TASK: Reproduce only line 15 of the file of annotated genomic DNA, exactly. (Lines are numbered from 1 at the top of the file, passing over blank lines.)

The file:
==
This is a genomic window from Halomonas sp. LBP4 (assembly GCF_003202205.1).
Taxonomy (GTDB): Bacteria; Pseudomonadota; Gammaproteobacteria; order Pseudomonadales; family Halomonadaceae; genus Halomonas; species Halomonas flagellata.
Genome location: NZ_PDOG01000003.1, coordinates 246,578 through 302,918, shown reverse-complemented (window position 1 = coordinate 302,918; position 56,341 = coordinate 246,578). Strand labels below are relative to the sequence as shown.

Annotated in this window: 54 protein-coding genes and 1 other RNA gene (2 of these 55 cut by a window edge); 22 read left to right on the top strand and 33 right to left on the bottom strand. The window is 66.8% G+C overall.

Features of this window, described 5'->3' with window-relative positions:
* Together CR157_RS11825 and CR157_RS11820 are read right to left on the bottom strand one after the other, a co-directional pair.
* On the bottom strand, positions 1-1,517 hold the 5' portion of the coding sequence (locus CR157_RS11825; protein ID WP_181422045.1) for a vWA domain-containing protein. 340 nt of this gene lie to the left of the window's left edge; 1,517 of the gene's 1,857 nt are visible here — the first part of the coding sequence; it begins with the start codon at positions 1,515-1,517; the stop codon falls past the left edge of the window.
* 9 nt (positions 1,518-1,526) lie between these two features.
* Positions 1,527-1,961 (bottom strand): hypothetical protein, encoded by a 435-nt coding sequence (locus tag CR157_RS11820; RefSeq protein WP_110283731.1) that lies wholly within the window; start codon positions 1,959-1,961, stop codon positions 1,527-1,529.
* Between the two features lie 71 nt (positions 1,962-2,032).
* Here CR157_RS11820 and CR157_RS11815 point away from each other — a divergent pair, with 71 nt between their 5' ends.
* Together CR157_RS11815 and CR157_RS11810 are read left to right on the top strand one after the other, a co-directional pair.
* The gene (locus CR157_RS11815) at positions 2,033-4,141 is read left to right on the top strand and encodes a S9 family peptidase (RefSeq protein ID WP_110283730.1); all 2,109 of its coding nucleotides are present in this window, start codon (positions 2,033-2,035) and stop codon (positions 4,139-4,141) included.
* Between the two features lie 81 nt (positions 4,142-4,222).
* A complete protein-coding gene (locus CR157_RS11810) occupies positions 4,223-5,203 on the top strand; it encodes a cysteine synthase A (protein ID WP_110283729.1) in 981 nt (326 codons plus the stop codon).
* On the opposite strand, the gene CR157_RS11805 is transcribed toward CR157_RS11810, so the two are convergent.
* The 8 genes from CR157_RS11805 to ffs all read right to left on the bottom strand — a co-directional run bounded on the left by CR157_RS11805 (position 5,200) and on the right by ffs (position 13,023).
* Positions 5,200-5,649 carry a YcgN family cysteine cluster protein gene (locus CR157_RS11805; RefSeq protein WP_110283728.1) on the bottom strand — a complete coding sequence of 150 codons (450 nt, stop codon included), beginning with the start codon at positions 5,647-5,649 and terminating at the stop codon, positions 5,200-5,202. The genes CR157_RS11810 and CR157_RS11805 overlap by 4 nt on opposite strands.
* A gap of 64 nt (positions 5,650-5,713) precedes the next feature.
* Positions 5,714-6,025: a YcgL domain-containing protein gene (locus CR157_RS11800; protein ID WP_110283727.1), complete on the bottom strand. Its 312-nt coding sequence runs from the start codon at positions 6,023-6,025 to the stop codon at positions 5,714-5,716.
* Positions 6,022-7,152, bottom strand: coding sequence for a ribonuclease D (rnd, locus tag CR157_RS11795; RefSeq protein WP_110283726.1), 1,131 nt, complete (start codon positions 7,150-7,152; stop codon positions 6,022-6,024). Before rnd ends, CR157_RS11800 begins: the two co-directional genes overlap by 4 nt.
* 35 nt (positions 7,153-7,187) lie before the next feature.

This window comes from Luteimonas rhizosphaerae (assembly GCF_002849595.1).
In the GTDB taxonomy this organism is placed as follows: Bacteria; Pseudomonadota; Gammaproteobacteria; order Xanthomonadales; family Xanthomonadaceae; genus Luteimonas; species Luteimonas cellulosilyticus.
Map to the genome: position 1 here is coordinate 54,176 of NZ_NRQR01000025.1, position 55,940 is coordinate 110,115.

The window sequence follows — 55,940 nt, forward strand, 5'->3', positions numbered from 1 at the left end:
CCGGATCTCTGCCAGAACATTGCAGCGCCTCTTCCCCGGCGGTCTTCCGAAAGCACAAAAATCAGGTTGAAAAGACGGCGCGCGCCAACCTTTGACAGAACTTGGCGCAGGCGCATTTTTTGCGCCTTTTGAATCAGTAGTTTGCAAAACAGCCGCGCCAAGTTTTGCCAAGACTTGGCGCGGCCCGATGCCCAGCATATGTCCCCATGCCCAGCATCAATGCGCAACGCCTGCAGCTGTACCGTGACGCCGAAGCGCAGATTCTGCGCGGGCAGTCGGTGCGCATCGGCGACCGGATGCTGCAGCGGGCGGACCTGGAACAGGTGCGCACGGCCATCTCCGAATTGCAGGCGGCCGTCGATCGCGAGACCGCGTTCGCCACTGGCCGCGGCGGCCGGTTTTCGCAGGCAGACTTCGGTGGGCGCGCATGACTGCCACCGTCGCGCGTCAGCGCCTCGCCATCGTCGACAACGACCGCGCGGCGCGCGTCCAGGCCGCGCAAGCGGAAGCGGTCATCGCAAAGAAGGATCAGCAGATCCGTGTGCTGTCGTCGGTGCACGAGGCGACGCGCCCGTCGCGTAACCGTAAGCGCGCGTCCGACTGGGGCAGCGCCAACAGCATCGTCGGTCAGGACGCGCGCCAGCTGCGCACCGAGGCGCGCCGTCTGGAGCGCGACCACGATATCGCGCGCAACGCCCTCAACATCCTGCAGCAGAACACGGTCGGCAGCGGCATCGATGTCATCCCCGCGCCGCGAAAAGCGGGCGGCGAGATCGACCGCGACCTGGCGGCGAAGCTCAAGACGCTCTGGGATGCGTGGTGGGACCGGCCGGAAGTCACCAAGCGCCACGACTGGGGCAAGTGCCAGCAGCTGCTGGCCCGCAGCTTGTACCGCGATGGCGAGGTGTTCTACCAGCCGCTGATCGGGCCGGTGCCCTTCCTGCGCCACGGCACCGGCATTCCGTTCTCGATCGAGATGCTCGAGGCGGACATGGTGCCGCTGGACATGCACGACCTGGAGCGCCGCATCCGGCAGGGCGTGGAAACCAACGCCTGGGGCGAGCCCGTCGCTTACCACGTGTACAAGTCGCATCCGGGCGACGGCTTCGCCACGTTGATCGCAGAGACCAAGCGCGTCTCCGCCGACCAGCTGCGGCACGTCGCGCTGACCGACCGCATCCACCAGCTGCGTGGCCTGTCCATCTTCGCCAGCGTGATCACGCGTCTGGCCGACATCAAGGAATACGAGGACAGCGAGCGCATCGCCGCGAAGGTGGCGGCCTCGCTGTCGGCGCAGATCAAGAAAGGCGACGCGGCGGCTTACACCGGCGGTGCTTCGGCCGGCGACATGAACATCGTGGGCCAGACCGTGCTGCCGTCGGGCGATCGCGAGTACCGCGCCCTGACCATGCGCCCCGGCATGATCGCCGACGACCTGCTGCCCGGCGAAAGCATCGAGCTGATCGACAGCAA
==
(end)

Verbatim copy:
* A complete protein-coding gene (locus CR157_RS11810) occupies positions 4,223-5,203 on the top strand; it encodes a cysteine synthase A (protein ID WP_110283729.1) in 981 nt (326 codons plus the stop codon).